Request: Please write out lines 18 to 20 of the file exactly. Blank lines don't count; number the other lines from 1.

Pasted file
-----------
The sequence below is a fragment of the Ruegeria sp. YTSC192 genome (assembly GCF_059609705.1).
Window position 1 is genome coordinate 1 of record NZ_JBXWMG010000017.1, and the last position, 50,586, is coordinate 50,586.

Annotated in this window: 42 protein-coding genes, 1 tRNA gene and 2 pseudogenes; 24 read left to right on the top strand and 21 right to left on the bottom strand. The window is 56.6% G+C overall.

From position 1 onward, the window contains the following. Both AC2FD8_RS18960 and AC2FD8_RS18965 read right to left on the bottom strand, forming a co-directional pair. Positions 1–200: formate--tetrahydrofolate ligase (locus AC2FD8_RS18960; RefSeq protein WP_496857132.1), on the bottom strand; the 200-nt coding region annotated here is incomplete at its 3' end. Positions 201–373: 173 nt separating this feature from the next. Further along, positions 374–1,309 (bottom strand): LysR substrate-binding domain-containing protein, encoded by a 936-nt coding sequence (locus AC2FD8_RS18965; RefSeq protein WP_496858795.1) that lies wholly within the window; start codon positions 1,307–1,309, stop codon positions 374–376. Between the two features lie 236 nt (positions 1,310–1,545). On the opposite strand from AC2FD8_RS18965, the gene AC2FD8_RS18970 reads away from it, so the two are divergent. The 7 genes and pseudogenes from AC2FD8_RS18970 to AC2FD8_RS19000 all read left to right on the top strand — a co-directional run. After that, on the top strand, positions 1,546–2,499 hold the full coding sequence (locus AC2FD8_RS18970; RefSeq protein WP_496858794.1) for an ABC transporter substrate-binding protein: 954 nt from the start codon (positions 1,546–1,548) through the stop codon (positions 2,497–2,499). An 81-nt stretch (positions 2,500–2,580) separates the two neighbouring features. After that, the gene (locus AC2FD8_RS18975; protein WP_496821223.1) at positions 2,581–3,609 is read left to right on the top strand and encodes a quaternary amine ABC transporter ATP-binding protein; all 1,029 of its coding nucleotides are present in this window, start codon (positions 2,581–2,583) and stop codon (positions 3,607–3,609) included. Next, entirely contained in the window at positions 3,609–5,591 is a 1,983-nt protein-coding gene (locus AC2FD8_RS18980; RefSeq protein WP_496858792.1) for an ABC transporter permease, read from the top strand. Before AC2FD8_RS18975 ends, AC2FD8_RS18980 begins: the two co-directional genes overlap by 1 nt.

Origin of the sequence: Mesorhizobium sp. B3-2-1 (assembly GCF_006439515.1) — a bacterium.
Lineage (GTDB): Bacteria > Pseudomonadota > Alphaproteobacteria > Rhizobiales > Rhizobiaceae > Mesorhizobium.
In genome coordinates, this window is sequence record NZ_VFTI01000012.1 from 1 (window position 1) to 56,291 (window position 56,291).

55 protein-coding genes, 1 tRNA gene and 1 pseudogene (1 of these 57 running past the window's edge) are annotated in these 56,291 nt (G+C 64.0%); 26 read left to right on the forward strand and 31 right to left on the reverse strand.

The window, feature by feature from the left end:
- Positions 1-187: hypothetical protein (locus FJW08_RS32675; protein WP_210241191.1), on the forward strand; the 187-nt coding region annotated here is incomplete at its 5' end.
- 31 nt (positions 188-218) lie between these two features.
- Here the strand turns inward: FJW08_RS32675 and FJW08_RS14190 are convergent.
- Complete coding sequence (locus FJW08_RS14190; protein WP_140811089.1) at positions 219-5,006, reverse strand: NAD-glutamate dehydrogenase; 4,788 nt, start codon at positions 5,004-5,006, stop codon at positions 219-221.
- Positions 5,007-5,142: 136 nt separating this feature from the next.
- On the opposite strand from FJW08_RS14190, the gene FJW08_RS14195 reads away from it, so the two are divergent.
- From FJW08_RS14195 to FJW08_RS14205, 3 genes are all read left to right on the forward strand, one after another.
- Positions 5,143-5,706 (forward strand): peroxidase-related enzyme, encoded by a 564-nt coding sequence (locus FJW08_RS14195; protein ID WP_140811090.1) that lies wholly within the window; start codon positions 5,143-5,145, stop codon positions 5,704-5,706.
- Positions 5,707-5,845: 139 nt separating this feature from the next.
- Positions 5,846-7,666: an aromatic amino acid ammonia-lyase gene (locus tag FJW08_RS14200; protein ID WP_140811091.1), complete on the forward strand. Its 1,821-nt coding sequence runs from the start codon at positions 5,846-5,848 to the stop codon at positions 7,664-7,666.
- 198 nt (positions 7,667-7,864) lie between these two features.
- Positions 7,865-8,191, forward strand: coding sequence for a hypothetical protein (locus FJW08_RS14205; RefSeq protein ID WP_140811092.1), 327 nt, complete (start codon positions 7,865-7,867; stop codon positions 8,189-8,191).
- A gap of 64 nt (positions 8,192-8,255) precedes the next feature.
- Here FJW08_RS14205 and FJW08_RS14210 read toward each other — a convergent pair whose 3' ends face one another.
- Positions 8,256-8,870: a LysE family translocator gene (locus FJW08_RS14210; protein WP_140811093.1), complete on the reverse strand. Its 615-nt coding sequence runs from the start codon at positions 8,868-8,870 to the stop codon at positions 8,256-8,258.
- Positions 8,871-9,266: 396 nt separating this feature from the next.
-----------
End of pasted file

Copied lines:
- Positions 5,707-5,845: 139 nt separating this feature from the next.
- Positions 5,846-7,666: an aromatic amino acid ammonia-lyase gene (locus tag FJW08_RS14200; protein ID WP_140811091.1), complete on the forward strand. Its 1,821-nt coding sequence runs from the start codon at positions 5,846-5,848 to the stop codon at positions 7,664-7,666.
- 198 nt (positions 7,667-7,864) lie between these two features.